Balko has a disturbing article about a crime lab in North Carolina where corruption may have sent innocent men to their death.
Greg Taylor served 16 years in prison after he was falsely convicted of murdering a prostitute in Raleigh, North Carolina. He was released in February by a special three-judge panel after it was discovered the blood police claimed to have found in his SUV wasn’t blood at all. In the wake of that debacle, North Carolina Attorney General Roy Cooper ordered two retired FBI agents to conduct an investigation on the State Bureau of Investigation (SBI) crime lab. The report came out last week, and it is damning.
The report found that SBI agents withheld exculpatory evidence or distorted evidence in more than 230 cases over a 16-year period. Three of those cases resulted in execution. There was widespread lying, corruption, and pressure from prosecutors and other law enforcement officials on crime lab analysts to produce results that would help secure convictions. And the pressure worked.
This is the most disturbing part:
A stunning accompanying investigation by the Raleigh News & Observer found that though the crime lab’s results were presented to juries with the authoritativeness of science, laboratory procedures were geared toward just one outcome: putting as many people in prison as possible. The paper discovered an astonishingly frank 2007 training manual for analysts, still in use as of last week, instructing researchers that “A good reputation and calm demeanor also enhances an analyst’s conviction rate.” Defense attorneys, the manual warned, often “put words into the analyst’s mouth to try and raise inaccuracies.” The guide also instructs analysts to beware of “defense whores”–analysts hired by defense attorneys to challenge their testimony.
This focus on conviction rate by anyone but prosecutors is incredibly destructive. I’ve actually seen judges running for reelection on the grounds of their conviction rate. But the job of a judge is not to convict, it is to see that justice is done — and in many cases, justice means acquittal.
The same is true of a crime lab. Their job is not to convict people, it is to do good science and get accurate results. Whether those results help convict someone or help acquit them has nothing at all to do with the quality of their work.
Even for prosecutors to focus so much on conviction rate is problematic, but at least with them a high conviction rate can — even if it often doesn’t — indicate a careful prosecutor who doesn’t bring charges without a strong case grounded in the evidence. But for judges and crime labs, a focus on conviction rates is a primary cause of injustice.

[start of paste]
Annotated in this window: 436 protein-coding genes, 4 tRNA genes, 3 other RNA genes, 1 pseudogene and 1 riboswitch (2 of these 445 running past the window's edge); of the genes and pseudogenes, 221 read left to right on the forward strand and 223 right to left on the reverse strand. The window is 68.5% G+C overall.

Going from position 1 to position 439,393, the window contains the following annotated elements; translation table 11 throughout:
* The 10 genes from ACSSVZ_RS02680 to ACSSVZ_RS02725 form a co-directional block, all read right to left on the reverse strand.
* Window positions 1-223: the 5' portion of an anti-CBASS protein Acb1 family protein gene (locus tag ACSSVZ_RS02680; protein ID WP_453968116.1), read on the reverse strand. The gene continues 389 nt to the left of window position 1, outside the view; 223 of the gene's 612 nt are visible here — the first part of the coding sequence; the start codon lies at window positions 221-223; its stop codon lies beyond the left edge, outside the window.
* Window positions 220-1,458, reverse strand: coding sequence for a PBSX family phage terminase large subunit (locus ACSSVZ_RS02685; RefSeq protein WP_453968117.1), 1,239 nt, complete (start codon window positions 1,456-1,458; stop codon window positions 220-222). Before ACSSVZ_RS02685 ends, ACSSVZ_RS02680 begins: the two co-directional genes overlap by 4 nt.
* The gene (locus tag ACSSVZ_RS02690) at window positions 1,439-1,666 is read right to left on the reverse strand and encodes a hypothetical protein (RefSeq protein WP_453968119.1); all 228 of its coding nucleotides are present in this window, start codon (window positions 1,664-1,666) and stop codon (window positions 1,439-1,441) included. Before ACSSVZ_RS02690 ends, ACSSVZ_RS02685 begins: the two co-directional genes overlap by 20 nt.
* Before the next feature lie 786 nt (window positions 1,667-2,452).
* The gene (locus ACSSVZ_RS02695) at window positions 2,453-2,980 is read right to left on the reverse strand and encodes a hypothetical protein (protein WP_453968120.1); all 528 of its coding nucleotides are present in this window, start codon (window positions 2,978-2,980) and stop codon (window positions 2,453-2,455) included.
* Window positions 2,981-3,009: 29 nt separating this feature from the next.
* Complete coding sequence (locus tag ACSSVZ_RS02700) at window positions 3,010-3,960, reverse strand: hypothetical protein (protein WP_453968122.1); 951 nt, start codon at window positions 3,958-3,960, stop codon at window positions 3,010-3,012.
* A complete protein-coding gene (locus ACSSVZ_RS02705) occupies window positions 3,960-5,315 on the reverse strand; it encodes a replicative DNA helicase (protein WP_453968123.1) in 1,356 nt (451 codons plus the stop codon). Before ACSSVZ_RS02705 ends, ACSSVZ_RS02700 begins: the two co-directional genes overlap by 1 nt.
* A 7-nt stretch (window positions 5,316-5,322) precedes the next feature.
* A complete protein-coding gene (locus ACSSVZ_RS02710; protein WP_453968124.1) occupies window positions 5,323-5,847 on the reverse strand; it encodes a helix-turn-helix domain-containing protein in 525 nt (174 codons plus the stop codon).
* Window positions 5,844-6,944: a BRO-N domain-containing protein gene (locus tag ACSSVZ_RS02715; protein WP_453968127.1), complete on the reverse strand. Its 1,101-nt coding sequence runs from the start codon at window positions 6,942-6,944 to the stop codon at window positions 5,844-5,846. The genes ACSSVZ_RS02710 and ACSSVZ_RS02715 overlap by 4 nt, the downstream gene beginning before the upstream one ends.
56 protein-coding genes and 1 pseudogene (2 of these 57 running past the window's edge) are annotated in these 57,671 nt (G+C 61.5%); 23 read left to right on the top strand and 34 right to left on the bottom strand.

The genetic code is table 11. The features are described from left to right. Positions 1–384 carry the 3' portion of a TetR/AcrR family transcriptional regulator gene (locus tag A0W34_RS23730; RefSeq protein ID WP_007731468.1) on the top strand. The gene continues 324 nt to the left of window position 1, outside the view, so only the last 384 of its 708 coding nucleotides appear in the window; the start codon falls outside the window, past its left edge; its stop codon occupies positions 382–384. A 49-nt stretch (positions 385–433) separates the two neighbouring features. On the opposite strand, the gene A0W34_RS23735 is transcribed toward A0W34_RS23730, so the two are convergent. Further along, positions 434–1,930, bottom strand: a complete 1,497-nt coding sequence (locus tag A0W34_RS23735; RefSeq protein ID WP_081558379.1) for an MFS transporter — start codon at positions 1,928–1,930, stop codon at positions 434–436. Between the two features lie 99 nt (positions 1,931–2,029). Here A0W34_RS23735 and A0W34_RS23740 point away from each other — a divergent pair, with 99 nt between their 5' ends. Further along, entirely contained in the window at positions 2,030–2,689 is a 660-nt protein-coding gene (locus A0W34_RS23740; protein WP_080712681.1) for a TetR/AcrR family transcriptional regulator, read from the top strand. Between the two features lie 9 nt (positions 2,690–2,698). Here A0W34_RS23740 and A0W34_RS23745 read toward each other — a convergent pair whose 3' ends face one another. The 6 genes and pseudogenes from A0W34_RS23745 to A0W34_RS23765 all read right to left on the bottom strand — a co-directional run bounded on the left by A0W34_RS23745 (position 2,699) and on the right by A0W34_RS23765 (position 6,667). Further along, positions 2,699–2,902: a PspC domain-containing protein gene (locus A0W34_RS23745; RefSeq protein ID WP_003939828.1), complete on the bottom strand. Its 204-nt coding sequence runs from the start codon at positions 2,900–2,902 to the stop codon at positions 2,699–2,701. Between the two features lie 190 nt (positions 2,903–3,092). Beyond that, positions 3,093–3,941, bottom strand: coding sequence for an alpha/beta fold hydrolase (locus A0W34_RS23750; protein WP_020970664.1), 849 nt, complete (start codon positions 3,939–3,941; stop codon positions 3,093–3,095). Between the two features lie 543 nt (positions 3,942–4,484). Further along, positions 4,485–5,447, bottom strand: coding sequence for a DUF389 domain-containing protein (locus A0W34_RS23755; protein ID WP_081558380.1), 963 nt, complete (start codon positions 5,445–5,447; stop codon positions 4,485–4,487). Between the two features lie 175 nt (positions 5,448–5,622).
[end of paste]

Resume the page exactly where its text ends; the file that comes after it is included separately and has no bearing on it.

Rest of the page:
The relationships between SBI crime lab researchers and North Carolina prosecutors aren’t just cozy, they’re downright cuddly. The News & Observer reports that in one case two blood-spatter specialists ran through multiple experiments in order to produce even one that would make the blood patterns on a defendant’s shorts support the prosecution’s case. The two analysts are seen on video high-fiving after finally producing the desired result.
For those clinging to the notion that analysis in a law enforcement-managed laboratory can be independent, the newspaper uncovered prosecutor reviews of crime lab analysts indicating the contrary. In 2003, for example, prosecutor Ann Kirby, wrote in a review of a drug analyst, “If Lisa Edwards gets any better on the witness stand, the Johnston County defense bar is going to try and have her banned from the county!”
These weren’t a few rogue analysts; the crime lab’s problems extend across a wide array of forensic disciplines. Until 1997, the lab’s serology unit didn’t release negative test results as a matter of policy. If tests showed that a substance that police claimed was blood wasn’t in fact blood, analysts simply kept those results to themselves.
Greg Taylor was wrongly convicted precisely because of this policy. A substance that police falsely identified as blood was found in Taylor’s truck. But the field tests that police use to find blood at a crime scene have a high margin for error. More sophisticated lab tests showed that the substance wasn’t blood, but a SBI analyst testified at Taylor’s innocence hearing that technicians were told to ignore these tests if they contradicted the field-test results.
In another case, an attorney for a woman accused of killing her mother was shocked to learn that the lab’s DNA tests on blood found at the crime scene matched his client. He called the lab and asked them to retest. They refused. He was finally able to obtain a court order for a new test. It was negative. It turned out that a lab technician had swapped the sample provided by his client with blood taken from the crime scene.
This pattern has played itself out all over the country, in state after state. We need a fundamental restructuring of our criminal justice system, from top to bottom.